We need to get massive infrastructure done. Not just repairing the 20th-century infrastructure, which is going to cost about $2 trillion to bring it up to today's standards. But we need to begin to start to reimagine what infrastructure is. It most definitely is broadband penetration for all Americans. It most definitely is making sure that we have the kind of human infrastructure necessary to run a 21st-century economy.

Our competitors understand that. The 36 richest nations do things for families, to empower their workers, that we just don't do. We're at the bottom of those lists. So I want to get this done. Generations from now, we'll celebrate what we did, the investments we made, however we do it, through reconciliation or through a bipartisan compromise. I know that that's the question of the day.

But I promise you, the things that we are investing in are going to make our economy stronger, make us more internationally competitive, and empower working Americans who have seen decades of stagnant wages. And more stress on families, because we're the only developed nation that doesn't have something as simple as paid family leave. Afghanistan and the Congo have paid family leave and the United States of America doesn't.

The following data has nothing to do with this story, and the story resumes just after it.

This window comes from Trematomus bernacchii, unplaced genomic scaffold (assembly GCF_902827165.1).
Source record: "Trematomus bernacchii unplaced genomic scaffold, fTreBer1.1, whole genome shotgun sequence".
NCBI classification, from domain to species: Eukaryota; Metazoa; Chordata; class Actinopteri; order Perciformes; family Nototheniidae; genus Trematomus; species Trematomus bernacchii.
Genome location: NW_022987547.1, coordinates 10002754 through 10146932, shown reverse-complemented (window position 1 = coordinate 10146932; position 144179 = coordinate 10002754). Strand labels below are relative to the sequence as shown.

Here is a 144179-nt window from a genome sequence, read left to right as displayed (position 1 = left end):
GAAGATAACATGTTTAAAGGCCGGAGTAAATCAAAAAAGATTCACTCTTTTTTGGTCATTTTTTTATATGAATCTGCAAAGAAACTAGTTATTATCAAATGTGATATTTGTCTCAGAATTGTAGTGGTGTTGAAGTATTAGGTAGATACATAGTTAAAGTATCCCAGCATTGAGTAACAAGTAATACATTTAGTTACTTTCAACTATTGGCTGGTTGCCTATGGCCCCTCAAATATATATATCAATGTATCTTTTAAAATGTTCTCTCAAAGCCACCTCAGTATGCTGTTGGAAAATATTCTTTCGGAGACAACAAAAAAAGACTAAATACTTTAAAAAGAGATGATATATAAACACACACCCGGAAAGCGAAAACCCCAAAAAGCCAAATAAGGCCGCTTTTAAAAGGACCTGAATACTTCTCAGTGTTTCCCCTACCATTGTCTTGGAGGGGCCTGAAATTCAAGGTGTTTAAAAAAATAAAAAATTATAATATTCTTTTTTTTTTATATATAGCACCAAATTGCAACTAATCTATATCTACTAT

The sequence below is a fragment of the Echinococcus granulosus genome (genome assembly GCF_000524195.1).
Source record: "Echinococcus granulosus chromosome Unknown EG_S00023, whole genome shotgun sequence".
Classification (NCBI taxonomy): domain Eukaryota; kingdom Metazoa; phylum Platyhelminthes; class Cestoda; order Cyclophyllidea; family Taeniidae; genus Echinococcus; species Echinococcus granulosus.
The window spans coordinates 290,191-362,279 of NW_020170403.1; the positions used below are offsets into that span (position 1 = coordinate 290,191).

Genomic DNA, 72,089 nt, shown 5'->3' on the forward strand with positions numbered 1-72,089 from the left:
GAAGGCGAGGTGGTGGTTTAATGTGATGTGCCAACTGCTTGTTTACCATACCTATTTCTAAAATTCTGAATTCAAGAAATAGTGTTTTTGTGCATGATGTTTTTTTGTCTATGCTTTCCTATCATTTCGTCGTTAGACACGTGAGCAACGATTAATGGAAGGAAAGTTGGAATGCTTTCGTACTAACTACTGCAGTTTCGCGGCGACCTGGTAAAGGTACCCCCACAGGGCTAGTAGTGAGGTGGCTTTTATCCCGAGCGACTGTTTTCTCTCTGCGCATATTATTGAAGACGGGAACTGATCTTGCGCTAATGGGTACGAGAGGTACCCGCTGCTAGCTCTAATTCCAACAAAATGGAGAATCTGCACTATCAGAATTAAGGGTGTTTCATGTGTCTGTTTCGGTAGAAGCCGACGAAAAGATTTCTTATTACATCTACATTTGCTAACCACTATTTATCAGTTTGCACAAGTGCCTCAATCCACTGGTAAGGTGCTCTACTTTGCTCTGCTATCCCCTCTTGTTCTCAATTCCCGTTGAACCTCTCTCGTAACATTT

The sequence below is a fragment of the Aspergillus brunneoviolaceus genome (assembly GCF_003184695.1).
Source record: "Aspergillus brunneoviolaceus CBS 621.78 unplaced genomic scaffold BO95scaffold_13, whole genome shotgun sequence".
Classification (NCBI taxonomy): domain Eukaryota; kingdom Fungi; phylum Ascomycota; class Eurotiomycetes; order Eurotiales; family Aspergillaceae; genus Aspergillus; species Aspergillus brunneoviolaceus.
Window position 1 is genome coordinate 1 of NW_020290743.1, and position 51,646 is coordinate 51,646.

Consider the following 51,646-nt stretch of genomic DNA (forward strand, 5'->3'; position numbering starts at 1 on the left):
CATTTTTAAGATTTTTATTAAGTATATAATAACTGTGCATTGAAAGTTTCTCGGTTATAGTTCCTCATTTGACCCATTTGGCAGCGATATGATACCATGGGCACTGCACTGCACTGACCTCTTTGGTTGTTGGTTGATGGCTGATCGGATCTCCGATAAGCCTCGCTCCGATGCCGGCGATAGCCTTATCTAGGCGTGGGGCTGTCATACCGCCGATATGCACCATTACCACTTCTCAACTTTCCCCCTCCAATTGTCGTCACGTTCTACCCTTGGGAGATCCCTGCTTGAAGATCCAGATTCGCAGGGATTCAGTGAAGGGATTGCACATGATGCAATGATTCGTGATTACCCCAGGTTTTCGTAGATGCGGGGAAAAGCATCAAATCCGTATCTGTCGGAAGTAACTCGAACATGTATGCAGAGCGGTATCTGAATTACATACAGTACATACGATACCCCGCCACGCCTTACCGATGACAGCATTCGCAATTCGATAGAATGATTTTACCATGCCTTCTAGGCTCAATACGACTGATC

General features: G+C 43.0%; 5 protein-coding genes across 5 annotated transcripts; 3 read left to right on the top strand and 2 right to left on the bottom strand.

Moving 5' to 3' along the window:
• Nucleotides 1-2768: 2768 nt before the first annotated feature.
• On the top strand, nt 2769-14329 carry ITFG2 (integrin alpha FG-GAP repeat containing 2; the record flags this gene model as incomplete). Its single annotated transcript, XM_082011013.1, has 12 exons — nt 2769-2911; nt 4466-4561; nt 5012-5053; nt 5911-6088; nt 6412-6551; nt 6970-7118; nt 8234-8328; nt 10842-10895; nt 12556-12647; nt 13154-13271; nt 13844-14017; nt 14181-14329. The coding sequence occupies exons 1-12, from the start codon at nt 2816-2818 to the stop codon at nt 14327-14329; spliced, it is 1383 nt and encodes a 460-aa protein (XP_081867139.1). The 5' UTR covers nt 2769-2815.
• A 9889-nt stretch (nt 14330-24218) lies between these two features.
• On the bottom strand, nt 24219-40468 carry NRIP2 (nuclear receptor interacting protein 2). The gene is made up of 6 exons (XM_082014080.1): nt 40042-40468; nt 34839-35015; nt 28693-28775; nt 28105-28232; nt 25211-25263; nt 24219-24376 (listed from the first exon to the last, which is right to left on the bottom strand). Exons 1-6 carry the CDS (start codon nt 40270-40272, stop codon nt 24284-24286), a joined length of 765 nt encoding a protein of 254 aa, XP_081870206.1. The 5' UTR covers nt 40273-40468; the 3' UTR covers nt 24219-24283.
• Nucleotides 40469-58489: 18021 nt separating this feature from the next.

ZACK GUZMAN: Yeah, there's a lot of initiatives here that we're discussing and the big infrastructure bill, and I know progressive Democrats like yourself want to see through it, on the same side as marijuana. And the new bill there, congrats on getting that out. Thanks again for taking the time to chat, senator from the great state of New Jersey, Cory Booker.